The History of Us
To celebrate our 70th anniversary, we’re marking memorable moments from our past and shining the spotlight on our readers.
Stanley High, associate editor of Reader’s Digest, is among 17 editors and publishers selected by U.S. Army General Dwight D. Eisenhower to fly overseas and inspect German concentration camps.
After helping interview prisoners in concentration camps and studying documents regarding the German occupation of France, High is involved in creating a call to action for the U.S. to adopt an urgent policy on war criminals. A statement released on behalf of the reporters while they are still overseas claims that the Nazis were pursuing “calculated and organized brutality.”
“We are more than ever convinced that there can be no peace on earth until the right of the earth’s peoples to life, liberty and the pursuit of happiness is recognized and protected under law,” the statement reads.
The Reader’s Digest Association announces a French-language edition for Canadians, scheduled for release in July of the following year.
One year after Sélection makes its first appearance on newsstands, Reader’s Digest begins publishing an Englishlanguage edition in Canada. The publication quickly builds a reputation as one of the country’s most read and most influential magazines.
While statistics about the health risks of smoking cigarettes started to surface as early as the mid-1940s, the majority of the public is kept in the dark until Reader’s Digest publishes the groundbreaking article “Cancer by the Carton.” The story summarized the latest science linking tobacco to lung cancer at a time when an estimated 54 per cent of Canadians smoke.
Reader’s Digest is credited with contributing to the largest drop in cigarette consumption since the Depression.
The tobacco industry responds by introducing filter cigarettes, which they say will trap toxins before they can settle in the lungs. Full-page ads claiming that the research linking tobacco to cancer is inconclusive are placed in hundreds of newspapers.
Reader’s Digest becomes one of the first magazines to deny ads from cigarette companies. The publication continues to report on the topic with the release of a July article titled “Facts About the Cigarette Scare” debunking the filter-cigarette myths.
JUNE AND JULY 1959
Reader’s Digest publishes “The Longest Day,” a two-part excerpt of Cornelius Ryan’s book about the D-Day invasion of Normandy. Several years later, in 1962, it is adapted into a film. In addition to John Wayne, the cast features Sean Connery, Richard Burton and Ottawa native Paul Anka.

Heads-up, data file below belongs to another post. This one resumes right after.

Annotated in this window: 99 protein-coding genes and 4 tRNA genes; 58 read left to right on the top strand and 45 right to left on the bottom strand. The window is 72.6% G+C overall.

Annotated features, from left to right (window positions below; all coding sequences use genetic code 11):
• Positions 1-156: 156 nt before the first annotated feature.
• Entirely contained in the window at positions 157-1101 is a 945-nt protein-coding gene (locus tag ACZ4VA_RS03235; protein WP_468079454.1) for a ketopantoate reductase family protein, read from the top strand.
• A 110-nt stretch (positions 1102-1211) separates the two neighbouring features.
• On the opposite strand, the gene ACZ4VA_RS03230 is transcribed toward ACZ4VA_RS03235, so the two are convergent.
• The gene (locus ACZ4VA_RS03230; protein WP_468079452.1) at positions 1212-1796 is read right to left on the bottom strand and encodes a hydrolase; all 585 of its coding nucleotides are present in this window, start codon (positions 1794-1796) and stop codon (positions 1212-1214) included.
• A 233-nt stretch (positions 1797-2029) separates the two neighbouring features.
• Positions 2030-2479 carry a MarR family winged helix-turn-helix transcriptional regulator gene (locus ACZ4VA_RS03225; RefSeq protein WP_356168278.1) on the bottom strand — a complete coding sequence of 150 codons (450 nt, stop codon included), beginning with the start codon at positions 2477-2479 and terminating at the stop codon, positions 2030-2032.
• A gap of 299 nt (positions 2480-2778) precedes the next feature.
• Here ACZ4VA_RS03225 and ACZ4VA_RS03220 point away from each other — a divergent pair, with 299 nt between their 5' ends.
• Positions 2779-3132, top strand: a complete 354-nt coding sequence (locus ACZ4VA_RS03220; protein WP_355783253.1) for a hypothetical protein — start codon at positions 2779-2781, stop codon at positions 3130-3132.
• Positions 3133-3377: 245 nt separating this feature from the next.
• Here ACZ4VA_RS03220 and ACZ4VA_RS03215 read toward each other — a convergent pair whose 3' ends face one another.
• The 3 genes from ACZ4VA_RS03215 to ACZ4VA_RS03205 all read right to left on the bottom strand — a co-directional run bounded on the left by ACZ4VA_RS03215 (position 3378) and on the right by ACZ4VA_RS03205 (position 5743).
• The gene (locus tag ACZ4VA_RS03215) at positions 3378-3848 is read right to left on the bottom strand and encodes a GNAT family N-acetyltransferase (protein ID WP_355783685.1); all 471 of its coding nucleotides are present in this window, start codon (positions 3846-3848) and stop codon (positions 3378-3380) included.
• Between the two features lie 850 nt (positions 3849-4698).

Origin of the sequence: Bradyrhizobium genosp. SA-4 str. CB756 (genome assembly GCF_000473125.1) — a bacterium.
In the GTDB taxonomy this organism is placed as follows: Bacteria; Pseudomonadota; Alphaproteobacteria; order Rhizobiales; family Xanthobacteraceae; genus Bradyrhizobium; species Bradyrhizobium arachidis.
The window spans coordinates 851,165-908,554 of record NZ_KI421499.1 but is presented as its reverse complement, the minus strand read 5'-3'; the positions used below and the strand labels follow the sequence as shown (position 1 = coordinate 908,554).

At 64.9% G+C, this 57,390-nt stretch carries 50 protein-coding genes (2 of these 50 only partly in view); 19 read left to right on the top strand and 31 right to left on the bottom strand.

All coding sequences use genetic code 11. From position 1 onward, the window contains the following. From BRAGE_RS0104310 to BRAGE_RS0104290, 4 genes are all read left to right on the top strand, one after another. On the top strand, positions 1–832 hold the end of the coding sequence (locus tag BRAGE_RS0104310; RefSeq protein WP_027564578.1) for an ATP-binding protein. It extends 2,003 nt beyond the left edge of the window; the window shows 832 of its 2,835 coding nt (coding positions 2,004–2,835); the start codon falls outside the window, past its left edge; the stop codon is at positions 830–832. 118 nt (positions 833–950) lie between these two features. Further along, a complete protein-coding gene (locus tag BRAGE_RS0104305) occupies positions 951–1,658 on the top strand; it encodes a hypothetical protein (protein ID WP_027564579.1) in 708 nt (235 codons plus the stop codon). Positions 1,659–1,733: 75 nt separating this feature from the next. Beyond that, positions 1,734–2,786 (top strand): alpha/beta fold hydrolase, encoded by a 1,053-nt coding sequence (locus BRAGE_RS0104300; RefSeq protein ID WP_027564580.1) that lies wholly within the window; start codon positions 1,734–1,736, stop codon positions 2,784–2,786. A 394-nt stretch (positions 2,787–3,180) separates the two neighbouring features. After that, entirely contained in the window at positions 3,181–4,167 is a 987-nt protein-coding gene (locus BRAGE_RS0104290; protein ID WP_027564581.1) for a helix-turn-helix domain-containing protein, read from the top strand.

MAY AND JUNE 1974
An excerpt of Alex Haley’s Roots: The Saga of an American Family appears in Reader’s Digest in two instalments. In 1977, the miniseries adaptation will draw a recordbreaking audience of 130 million.
Reader’s Digest Magazines Canada establishes a foundation to promote high-quality journalism. Since that time, the foundation has given away $3.6 million in grants.
The Reader’s Digest Association publishes a condensed version of the Bible—40 per cent shorter than the 850,000-word revised standard version—after seven years of planning. The special edition is later presented to Pope John Paul II.
When the AIDS crisis starts making national headlines in the 1980s, Reader’s Digest responds by launching an advertising campaign to educate people on protecting themselves and their loved ones. The sixpage magazine spread runs in 38 countries and 15 languages.
The true story that inspires the romantic drama The Vow (2012), starring Canadian Rachel McAdams and Channing Tatum, appears in the pages of Reader’s Digest as “For Better, For Worse.”
In a Roper poll, Reader’s Digest Canada is named the country’s most trusted magazine brand—a status it has held almost every year since.
An expert panel convened by Masthead, the periodical industry’s watchdog, names Reader’s Digest Canada the most influential magazine in the country’s publishing history.
“Map of Shame,” an investigative health feature in Reader’s Digest Canada, reveals a lack of standardization in cancer treatment across the country. The story exposes enormous discrepancies in drug access between provinces, amounting to a “postcode lottery.”
Reader’s Digest Magazines Canada turns 70 and thanks all of you!
John Wayne in The Longest Day
The first issues of the Canadian editions.
Channing Tatum and Rachel McAdams in The Vow.